Most Canadians Feeling Overtaxed, Lack Understanding of Pay Deductions, According to National Payroll Week Survey



    TORONTO, Sept. 10 /CNW/ - Canadian employees feel overburdened with taxes
and most do not have a good understanding of the deductions on their pay
cheques, says a new survey conducted by the Canadian Payroll Association
(CPA).
    Released today to mark National Payroll Week (September 10-14), the
survey is based on the responses of more than 2,000 payroll professionals
across the country. It found that 67 per cent of these professionals
identified the majority of employees in their workplaces as feeling overtaxed.
    At the same time, most reported that employees have only a poor-to-fair
understanding of taxes, deductions and benefits, and that less than 15 per
cent of employees would be able to calculate their own taxes, deductions and
remittances correctly.
    But despite the knowledge gap, the survey also shows that employees do
not ask questions about their pay. Most payroll professionals say they spend
less than 10 per cent of their workday answering employee inquiries about
taxes and deductions.
    "What this survey tells us is that Canadian workers feel they are paying
more in taxes, don't understand their deductions, and don't know where to turn
for answers," says Elaine Gill, Chairman of the Canadian Payroll Association.
    "That's why, during this National Payroll Week, we want to get our
message out: We want employees to know that their payroll colleague is an
excellent resource - that there is someone they can go to at work for
information about payroll deductions."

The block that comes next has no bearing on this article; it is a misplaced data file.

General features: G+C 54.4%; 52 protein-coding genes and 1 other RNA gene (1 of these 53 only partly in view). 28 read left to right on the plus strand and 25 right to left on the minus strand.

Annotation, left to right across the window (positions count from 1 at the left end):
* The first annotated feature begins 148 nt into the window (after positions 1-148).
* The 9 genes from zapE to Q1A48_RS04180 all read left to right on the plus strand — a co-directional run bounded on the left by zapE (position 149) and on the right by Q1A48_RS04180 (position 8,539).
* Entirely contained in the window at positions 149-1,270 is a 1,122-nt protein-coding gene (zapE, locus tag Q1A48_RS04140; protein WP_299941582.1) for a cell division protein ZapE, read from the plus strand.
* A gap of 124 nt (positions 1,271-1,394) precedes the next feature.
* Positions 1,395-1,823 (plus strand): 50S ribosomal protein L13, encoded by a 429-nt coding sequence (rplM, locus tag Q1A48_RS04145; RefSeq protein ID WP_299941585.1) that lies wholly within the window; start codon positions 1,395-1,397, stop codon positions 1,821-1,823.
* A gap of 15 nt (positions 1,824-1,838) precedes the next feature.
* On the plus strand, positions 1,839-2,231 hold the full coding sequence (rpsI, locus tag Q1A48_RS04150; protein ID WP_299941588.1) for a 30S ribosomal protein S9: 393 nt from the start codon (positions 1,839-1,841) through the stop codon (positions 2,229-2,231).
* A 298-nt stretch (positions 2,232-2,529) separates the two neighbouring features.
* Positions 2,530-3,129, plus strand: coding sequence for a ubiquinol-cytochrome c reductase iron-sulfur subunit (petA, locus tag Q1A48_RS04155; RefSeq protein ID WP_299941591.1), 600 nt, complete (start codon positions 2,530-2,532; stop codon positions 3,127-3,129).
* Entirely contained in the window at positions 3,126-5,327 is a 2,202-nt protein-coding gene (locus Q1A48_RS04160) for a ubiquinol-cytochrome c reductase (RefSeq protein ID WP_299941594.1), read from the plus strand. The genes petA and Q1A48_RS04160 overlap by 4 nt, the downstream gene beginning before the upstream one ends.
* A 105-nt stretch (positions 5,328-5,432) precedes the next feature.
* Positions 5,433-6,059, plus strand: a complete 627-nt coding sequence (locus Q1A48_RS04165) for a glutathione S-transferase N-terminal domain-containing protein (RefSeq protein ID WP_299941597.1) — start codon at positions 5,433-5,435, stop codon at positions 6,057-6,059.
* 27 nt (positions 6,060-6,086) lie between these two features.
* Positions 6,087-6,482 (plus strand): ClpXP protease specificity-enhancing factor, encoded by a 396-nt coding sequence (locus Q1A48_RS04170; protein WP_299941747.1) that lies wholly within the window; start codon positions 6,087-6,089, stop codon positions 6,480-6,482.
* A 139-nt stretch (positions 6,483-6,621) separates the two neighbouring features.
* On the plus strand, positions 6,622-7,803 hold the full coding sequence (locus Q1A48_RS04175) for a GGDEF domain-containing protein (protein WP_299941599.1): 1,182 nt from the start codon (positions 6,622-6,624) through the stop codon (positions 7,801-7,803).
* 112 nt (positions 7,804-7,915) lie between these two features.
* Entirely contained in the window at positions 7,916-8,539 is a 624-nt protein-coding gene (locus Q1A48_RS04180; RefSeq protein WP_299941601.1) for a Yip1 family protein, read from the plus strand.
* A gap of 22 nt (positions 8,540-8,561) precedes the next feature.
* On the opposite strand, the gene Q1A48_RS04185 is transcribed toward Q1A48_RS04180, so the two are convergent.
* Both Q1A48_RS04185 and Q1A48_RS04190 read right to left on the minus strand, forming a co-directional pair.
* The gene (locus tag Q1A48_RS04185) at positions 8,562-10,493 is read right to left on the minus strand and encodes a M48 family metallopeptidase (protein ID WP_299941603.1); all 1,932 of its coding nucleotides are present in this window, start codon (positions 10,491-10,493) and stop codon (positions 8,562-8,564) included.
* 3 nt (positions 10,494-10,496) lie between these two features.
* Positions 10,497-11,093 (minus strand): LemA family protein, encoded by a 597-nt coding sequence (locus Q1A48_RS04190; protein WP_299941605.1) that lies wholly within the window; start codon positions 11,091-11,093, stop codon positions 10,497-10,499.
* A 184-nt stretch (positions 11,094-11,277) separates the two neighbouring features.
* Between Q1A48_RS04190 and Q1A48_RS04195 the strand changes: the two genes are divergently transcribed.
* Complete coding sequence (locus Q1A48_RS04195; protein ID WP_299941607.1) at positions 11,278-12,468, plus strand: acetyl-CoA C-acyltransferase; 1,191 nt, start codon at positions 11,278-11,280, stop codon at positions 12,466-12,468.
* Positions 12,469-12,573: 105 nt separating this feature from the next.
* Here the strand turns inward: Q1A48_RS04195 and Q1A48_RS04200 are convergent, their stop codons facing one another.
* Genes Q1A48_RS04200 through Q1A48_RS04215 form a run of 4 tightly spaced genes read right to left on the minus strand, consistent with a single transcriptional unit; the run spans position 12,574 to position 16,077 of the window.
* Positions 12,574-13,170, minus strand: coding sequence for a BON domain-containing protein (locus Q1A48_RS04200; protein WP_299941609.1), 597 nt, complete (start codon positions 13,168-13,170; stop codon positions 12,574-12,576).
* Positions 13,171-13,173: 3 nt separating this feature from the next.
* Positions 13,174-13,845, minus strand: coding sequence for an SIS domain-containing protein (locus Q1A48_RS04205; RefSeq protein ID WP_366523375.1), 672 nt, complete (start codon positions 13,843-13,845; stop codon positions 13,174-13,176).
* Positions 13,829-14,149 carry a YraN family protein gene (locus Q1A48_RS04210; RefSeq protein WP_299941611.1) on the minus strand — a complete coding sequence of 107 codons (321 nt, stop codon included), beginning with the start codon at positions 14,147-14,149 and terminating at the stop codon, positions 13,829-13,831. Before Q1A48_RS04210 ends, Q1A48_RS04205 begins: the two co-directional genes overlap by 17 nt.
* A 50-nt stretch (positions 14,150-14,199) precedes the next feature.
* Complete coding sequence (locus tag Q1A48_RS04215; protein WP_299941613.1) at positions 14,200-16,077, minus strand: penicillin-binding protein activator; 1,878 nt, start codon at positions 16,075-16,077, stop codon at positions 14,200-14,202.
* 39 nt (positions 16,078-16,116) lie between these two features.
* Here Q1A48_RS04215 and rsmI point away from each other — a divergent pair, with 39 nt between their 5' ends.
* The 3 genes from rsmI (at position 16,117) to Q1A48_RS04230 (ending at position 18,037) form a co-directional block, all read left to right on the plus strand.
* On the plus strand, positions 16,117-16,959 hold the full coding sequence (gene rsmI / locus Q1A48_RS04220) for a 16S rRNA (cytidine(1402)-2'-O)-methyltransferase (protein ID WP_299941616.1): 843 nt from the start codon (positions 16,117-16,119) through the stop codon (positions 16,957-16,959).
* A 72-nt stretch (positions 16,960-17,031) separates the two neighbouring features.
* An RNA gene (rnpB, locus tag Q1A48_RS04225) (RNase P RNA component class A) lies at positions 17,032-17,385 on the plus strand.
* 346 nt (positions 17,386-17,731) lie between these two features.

Payroll professionals in 1.4 million organizations pay 23 million
employees annually. They are responsible for ensuring the timely and accurate
payment of $660 billion in wages, $220 billion in government remittances and
$77 billion in health and retirement premiums. Payroll professionals must also
comply with more than 185 pieces of tax and related legislation across Canada.
    "Payroll professionals are the key communications point for employees and
management on salaries and benefits," says Patrick Culhane, President of the
Canadian Payroll Association. "So if you're wondering why your pay statement
has changed, your payroll professional has the answers."

    About the CPA:

    The Canadian Payroll Association (CPA) has been representing employers'
payroll interests since 1978. As the source of payroll education and advocacy,
the CPA delivers certification, professional development programs, products
and services that enable payroll practitioners to enhance operations, meet new
legislative requirements and utilize emerging technologies.





For further information:

For further information: Rachel Sa, PR POST, (416) 777-0368,
rachel@prpost.ca


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